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|Oracle Directory Server Enterprise Edition Administration Guide 11g Release 1 (220.127.116.11.0)|
Browsing indexes are special indexes used only for search operations that request server-side sorting of results. Oracle Directory Server Enterprise Edition Reference explains how browsing indexes work in Directory Server.
Customized browsing indexes for sorting client search results must be defined manually. To create a browsing index, or virtual list view (VLV) index, use the following procedure. This section also includes procedures for adding or modifying browsing index entries and for regenerating browsing indexes.
For parts of this procedure, you can use DSCC to perform this task. For information, see Directory Service Control Center Interface and the DSCC online help. Other parts of the procedure can only be done using the command line.
For instructions, see To Add or Modify Browsing Index Entries.
For instructions, see To Regenerate Browsing Indexes.
A browsing index is specific to a given search on a given base entry and its subtree. The browsing index configuration is defined in the database configuration of the suffix that contains the entry.
These attributes configure the base of the search, the scope of the search, and a filter for the search. These attributes use the vlvSearch object class.
This attribute specifies the name of the attribute or attributes that sort the index. This entry is a child of the first entry and uses the vlvIndex object class to specify which attributes to sort and in what order.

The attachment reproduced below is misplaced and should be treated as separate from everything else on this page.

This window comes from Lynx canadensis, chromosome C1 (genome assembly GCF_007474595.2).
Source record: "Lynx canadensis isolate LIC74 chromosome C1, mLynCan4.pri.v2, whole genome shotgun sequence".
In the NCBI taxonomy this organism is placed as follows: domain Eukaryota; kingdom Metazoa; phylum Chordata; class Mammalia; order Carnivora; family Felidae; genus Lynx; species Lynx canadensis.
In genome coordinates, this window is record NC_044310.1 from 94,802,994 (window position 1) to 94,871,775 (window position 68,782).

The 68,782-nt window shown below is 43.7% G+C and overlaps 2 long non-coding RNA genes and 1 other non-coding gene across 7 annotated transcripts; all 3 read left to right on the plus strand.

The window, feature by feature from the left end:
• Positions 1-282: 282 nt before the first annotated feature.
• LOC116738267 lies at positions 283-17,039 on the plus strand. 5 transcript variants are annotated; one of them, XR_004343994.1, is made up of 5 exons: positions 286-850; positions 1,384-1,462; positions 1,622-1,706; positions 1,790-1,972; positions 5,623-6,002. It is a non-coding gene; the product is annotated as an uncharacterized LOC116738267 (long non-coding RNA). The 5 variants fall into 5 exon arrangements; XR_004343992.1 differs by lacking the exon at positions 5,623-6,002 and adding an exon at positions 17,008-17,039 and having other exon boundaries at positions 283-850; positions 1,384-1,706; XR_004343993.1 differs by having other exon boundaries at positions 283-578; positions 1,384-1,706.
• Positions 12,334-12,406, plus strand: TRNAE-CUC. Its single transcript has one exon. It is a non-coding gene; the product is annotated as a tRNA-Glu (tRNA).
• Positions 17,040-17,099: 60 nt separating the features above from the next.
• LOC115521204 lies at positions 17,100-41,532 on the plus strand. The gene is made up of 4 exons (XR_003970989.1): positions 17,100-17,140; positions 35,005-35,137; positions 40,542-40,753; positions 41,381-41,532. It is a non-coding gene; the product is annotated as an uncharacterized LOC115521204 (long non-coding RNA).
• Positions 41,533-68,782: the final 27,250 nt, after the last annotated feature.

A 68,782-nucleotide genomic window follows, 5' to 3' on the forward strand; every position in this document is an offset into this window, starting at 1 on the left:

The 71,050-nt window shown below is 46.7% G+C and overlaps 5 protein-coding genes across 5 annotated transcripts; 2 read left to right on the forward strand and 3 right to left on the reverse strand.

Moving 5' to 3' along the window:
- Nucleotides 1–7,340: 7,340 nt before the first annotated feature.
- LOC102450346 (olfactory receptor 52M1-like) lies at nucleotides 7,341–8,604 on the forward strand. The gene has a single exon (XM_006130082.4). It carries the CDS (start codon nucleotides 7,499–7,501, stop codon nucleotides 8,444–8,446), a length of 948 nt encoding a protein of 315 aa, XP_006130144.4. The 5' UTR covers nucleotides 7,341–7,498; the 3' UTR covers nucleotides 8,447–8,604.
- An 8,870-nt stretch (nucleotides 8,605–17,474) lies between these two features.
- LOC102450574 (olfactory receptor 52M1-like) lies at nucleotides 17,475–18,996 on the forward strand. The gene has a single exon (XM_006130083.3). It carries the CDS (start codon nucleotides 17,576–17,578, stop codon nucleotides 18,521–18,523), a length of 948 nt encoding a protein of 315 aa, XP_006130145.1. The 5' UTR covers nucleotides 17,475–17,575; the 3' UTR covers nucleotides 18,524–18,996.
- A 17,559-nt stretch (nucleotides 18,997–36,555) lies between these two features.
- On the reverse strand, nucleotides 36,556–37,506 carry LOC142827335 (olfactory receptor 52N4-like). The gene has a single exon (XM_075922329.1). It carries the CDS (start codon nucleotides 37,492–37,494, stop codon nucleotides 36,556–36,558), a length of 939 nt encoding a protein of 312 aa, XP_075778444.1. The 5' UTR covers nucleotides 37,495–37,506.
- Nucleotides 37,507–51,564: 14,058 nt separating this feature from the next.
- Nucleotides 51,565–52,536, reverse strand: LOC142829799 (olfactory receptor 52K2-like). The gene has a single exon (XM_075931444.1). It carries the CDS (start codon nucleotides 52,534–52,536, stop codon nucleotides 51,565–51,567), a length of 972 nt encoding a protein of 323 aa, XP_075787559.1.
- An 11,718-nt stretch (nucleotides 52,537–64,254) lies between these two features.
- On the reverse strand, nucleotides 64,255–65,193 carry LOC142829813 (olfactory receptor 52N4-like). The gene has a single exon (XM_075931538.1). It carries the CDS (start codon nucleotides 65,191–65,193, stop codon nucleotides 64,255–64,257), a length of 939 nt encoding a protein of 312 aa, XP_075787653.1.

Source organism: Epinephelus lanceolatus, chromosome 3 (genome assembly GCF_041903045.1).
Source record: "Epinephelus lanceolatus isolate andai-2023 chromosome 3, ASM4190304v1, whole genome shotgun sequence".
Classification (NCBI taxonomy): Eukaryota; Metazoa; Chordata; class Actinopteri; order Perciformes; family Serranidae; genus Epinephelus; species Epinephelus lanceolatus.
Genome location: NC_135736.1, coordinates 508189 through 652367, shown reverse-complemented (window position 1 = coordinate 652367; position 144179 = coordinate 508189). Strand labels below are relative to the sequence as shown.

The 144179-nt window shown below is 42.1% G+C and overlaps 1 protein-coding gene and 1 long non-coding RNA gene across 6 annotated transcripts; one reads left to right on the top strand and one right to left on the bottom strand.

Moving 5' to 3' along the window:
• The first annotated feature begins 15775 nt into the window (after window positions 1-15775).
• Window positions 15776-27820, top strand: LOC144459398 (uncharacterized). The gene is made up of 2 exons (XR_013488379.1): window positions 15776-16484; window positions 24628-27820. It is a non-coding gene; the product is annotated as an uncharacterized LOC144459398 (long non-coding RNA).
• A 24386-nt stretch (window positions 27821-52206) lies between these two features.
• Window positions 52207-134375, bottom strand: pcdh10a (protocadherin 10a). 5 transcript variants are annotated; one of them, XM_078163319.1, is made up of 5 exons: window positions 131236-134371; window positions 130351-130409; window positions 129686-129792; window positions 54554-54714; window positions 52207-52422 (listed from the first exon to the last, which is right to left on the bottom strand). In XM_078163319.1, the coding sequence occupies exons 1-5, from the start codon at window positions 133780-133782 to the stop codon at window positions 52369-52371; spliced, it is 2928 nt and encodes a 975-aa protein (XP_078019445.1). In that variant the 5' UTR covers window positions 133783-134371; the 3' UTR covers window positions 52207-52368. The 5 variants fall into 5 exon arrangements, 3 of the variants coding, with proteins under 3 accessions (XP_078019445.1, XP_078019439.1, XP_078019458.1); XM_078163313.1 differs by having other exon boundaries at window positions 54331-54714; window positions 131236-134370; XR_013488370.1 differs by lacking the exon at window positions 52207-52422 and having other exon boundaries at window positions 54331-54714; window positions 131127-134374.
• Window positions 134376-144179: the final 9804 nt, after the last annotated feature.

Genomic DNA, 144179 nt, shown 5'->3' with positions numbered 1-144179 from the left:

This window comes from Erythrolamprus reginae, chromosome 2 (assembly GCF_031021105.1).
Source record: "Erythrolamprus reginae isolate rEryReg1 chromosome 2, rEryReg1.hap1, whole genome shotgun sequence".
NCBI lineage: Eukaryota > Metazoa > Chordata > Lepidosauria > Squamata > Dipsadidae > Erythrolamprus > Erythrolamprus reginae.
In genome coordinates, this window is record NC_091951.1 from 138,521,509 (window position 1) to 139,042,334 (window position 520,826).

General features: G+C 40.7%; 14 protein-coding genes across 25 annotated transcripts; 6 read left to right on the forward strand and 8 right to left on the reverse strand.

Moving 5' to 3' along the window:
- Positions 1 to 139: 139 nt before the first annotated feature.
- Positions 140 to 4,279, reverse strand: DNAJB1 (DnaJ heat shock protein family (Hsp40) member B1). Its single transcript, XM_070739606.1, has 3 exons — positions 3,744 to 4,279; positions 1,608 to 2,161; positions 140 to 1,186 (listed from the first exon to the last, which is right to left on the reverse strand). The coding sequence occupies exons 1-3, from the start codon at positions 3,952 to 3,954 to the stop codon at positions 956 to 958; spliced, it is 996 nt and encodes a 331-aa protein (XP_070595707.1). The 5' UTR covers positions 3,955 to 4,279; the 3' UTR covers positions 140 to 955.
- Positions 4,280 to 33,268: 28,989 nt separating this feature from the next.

The following example uses the ldapmodify command to create the browsing index configuration entries:
$ ldapmodify -a -h host -p port -D cn=admin,cn=Administrators,cn=config -w - Enter bind password: dn: cn=people_browsing_index, cn=database-name, cn=ldbm database,cn=plugins,cn=config objectClass: top objectClass: vlvSearch cn: Browsing ou=People vlvBase: ou=People,dc=example,dc=com vlvScope: 1 vlvFilter: (objectclass=inetOrgPerson) dn: cn=Sort rev employeenumber, cn=people_browsing_index, cn=database-name,cn=ldbm database,cn=plugins,cn=config objectClass: top objectClass: vlvIndex cn: Sort rev employeenumber vlvSort: -employeenumber ^D
The vlvScope is one of the following:
0 for the base entry alone
1 for the immediate children of the base
2 for the entire subtree rooted at the base
The vlvFilter is the same LDAP filter that is used in the client search operations. Because all browsing index entries are located in the same place, you should use descriptive cn values to name your browsing indexes.
Each vlvSearch entry must have at least one vlvIndex entry. The vlvSort attribute is a list of attribute names that defines the attribute to sort on and the sorting order. The dash ( -) in front of an attribute name indicates reverse ordering. You can define more than one index for a search by defining several vlvIndex entries. With the previous example, you could add the following entry:
$ ldapmodify -a -h host -p port -D cn=admin,cn=Administrators,cn=config -w - dn: cn=Sort sn givenname uid, cn=people_browsing_index, cn=database-name,cn=ldbm database,cn=plugins,cn=config objectClass: top objectClass: vlvIndex cn: Sort sn givenname uid vlvSort: sn givenname uid ^D
Alternatively, if only one vlvIndex entry exists, remove both the vlvSearch entry and the vlvIndex entry.
$ dsadm reindex -l -t attr-index instance-path suffix-DN
The command scans the directory contents and creates a database file for the browsing index.
The following example generates the browsing index that you defined in the previous section:
$ dsadm reindex -l -b database-name -t Browsing /local/dsInst \ ou=People,dc=example,dc=com
For more information about the dsadm reindex command, see the dsadm(1M) man page.